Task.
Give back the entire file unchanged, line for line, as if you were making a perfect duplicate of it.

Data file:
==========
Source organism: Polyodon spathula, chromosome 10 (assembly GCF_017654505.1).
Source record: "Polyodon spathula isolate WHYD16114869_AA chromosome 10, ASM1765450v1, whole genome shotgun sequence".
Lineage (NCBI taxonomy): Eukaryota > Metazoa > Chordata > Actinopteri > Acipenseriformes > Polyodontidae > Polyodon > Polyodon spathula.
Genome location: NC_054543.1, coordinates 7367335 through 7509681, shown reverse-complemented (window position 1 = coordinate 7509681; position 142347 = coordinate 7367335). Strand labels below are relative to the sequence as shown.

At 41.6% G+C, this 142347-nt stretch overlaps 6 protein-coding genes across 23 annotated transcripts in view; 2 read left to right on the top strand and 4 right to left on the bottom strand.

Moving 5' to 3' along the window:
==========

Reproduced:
Source organism: Polyodon spathula, chromosome 10 (assembly GCF_017654505.1).
Source record: "Polyodon spathula isolate WHYD16114869_AA chromosome 10, ASM1765450v1, whole genome shotgun sequence".
Lineage (NCBI taxonomy): Eukaryota > Metazoa > Chordata > Actinopteri > Acipenseriformes > Polyodontidae > Polyodon > Polyodon spathula.
Genome location: NC_054543.1, coordinates 7367335 through 7509681, shown reverse-complemented (window position 1 = coordinate 7509681; position 142347 = coordinate 7367335). Strand labels below are relative to the sequence as shown.

At 41.6% G+C, this 142347-nt stretch overlaps 6 protein-coding genes across 23 annotated transcripts in view; 2 read left to right on the top strand and 4 right to left on the bottom strand.

Moving 5' to 3' along the window: